The writers who enjoy writing fiction novels have a challenge to deal with that non-fiction writers do not. Whereas non-fiction writers have a fact based story that is supported, no matter how crazy it may sound to some, writers of fiction make take an idea that is purely a fiction of their imagination and make it real. The characters must stand out, the story must be interesting, and it must be able to make a person feel as though they are part of the story in some way.


Otherwise, instead of being on the bestselling fiction novel list, you will end up with a book that no one wants to read or publish. That is why before you ever put pen to paper, you need to discover what makes a great fiction novel. Otherwise, you will be setting yourself, and your potential readers, up for failure.

Your Characters Should Shine

In a fictional novel, characters are not someone you can see and know a little backstory on before you pick up the book. When writing fiction, you cannot assume that your reader knows about the characters, but the character needs to become a real person for the time it takes them to read that story.

This means that the characters in your book must have a story. They must have personality, a body type, and a story that may go beyond the one you are writing. If you are writing a story about a grown up woman, explain that as a child she would do other things.

You do not have to dwell on it or devote chapters to discussing her as a younger woman or having done things in the past, but you do need to have the reader believe she did not just pop up out of thin air. If you have a man in the story, talk about his warm, brown eyes when he looks toward something he loves.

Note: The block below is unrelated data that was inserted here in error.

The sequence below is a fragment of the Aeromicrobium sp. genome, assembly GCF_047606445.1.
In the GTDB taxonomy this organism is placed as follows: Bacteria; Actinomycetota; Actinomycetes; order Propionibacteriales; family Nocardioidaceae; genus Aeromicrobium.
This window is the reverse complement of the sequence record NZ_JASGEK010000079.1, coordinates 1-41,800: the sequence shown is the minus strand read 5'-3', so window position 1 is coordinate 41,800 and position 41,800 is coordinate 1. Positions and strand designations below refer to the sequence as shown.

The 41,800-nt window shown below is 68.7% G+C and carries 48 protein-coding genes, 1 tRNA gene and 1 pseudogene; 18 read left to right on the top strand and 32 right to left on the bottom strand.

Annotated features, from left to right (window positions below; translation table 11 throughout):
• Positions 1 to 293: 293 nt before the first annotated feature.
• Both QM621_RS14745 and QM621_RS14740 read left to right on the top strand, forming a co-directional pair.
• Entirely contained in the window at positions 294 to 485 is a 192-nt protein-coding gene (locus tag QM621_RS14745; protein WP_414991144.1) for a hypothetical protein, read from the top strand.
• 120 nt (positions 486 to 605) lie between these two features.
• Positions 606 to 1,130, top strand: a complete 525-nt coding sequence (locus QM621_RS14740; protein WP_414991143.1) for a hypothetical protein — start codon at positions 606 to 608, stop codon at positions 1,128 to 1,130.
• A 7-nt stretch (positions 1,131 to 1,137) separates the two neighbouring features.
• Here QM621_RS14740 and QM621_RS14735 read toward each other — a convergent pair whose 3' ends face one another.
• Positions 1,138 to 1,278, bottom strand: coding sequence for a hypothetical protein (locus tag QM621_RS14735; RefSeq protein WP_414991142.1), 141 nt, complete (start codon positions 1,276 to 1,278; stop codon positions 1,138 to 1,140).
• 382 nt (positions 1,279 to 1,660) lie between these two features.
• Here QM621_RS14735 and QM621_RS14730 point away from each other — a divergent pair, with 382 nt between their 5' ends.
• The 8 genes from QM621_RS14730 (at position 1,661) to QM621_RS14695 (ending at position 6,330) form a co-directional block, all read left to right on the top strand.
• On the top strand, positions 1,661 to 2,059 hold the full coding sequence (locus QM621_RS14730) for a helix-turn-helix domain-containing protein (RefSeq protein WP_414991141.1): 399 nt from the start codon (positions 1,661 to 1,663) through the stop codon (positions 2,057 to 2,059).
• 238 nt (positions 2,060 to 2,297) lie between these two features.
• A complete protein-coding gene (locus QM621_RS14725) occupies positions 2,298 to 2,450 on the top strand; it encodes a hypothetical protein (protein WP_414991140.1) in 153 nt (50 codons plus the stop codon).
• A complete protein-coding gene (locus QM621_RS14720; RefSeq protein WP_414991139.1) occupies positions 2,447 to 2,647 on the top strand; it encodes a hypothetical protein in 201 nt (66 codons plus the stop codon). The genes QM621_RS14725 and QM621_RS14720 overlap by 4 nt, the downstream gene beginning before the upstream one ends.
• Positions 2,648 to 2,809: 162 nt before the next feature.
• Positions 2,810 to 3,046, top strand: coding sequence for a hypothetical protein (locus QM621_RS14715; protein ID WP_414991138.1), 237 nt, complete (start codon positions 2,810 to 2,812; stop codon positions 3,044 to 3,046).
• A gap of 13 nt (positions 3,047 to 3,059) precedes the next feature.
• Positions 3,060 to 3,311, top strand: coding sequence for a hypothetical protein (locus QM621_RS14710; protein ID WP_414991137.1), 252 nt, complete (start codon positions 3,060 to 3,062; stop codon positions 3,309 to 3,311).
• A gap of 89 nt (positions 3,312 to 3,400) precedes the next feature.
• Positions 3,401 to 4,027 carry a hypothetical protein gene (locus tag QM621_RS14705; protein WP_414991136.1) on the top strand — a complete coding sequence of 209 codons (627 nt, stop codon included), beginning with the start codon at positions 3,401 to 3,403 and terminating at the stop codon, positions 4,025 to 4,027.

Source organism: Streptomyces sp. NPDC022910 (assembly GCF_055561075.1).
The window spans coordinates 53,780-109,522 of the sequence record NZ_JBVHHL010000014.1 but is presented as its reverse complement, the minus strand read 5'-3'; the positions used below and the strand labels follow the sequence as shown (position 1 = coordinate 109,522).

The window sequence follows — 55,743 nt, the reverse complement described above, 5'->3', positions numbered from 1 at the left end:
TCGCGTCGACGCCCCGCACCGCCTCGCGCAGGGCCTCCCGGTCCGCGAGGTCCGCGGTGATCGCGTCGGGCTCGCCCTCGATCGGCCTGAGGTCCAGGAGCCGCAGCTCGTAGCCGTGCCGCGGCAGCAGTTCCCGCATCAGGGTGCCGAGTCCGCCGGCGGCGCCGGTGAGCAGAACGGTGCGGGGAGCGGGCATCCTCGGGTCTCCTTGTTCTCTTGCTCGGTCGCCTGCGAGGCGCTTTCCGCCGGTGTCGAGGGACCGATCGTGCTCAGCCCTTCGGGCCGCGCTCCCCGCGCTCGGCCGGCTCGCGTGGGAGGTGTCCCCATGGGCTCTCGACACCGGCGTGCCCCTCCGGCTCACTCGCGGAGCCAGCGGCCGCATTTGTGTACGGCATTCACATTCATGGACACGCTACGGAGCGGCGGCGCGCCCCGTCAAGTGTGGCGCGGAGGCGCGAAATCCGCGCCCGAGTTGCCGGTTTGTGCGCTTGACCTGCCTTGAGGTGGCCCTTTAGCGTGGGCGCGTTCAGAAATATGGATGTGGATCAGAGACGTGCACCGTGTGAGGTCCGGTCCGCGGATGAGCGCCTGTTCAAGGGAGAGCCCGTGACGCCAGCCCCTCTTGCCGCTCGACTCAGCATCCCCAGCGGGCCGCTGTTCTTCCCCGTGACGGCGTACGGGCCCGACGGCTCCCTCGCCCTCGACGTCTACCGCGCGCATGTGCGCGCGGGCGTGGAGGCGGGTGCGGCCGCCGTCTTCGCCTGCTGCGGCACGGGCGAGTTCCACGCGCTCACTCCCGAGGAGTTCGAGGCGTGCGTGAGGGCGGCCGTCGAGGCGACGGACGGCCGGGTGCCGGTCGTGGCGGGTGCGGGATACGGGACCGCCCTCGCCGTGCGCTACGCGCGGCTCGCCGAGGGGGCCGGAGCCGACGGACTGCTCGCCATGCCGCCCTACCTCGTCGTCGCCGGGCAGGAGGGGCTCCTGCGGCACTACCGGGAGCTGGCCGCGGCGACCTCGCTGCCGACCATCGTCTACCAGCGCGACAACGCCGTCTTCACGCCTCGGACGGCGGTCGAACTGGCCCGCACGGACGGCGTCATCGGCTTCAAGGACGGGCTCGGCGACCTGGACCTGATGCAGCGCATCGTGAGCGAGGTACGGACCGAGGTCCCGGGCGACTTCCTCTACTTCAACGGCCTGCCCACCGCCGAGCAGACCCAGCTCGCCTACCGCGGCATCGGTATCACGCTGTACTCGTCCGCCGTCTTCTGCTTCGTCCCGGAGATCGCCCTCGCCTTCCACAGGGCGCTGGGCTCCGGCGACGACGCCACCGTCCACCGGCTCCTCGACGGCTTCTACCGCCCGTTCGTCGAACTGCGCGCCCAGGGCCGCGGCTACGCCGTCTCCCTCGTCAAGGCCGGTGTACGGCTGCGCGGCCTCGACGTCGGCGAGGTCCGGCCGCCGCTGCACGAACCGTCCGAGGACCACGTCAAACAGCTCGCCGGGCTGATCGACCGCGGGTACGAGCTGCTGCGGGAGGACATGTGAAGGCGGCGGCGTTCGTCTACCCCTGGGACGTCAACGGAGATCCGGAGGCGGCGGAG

What are his ambitions beyond the story or the issue that he is dealing with today, in the area of his life that you are writing. Your reader may not know the figment of your imagination, but they need to be able to relate that character to someone they know, an attitude that they have, a profession that their father has, etc. Stories are very important and just like great businessmen, they need a path to follow. If a kid wants to buy a supercar like a ferrari or lambo, then he needs to follow a path like the one laid out in a story novel.

Plotting Against Something

When it comes to the fictional world, people want to escape their own world for a few moments. The best way to do that is to give them a story that trumps their own.

chapter 1

Whether it is a romance that has an ex battling for the devotion she no longer has or a suspenseful thriller about a homicidal maniac, your reader needs to have their heart pounding, their anger spiked, their emotions in turmoil, the same as they would if they were in that situation.

This can only be achieved by planning out the story’s plot and making it an action packed adventure from beginning to end. The plot should be described. The issues that each character are facing must be able to make the reader want to know what happens next. If a reader is bored within the first half of the book and feels that the story is not going to take them out of their real world, a person will stop reading.